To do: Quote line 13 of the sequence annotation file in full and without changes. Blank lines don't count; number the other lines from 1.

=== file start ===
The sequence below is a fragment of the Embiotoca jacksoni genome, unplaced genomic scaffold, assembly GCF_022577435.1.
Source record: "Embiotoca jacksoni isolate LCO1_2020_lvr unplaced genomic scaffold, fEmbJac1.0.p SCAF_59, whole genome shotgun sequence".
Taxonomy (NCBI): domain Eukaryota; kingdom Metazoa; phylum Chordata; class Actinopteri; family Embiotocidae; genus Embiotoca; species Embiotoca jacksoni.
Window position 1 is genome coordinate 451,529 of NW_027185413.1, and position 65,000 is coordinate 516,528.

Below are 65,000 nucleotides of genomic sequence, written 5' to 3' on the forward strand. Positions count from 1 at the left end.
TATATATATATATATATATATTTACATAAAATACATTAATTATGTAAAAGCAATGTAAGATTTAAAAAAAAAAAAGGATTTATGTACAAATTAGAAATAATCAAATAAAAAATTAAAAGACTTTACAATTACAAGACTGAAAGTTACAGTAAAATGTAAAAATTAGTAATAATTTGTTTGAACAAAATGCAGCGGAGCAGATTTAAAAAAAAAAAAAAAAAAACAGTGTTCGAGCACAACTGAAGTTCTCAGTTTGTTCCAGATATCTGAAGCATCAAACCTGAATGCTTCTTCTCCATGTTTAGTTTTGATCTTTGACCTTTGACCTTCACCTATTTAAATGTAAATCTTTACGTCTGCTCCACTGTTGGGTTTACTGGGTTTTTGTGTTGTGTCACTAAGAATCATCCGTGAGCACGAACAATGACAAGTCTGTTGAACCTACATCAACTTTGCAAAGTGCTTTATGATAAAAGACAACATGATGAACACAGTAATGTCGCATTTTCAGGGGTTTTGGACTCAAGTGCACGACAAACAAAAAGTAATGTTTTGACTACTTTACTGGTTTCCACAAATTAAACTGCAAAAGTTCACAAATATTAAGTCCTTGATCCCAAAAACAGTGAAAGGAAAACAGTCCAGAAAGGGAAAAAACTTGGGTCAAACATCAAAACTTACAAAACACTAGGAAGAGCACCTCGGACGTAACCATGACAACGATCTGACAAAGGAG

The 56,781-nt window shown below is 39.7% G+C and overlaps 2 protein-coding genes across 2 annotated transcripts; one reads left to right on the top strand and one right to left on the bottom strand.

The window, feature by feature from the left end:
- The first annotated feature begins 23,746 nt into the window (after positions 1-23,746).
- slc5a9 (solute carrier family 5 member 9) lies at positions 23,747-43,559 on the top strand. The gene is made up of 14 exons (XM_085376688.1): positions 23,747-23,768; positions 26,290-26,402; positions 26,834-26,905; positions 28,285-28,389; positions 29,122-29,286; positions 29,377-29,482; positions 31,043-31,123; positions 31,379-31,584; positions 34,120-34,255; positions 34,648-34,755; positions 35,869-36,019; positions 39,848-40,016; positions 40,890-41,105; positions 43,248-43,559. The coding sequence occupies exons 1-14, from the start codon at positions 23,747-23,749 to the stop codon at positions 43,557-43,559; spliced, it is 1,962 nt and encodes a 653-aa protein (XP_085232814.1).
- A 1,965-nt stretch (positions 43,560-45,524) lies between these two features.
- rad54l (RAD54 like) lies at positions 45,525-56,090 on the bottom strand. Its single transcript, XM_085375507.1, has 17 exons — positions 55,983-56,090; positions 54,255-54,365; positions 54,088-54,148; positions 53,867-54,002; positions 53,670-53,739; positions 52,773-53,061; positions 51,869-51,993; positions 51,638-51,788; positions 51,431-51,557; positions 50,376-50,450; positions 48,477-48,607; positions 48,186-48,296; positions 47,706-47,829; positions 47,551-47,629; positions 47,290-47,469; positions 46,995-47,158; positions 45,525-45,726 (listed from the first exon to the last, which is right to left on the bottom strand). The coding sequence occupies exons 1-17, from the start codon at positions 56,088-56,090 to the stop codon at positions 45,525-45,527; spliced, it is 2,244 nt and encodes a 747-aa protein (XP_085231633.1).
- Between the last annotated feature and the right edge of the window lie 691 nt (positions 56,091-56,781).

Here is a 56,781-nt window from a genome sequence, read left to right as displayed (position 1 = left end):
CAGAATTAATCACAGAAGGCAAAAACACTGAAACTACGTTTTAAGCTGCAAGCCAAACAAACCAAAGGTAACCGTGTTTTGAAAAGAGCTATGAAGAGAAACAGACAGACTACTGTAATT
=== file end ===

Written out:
- Between the last annotated feature and the right edge of the window lie 691 nt (positions 56,091-56,781).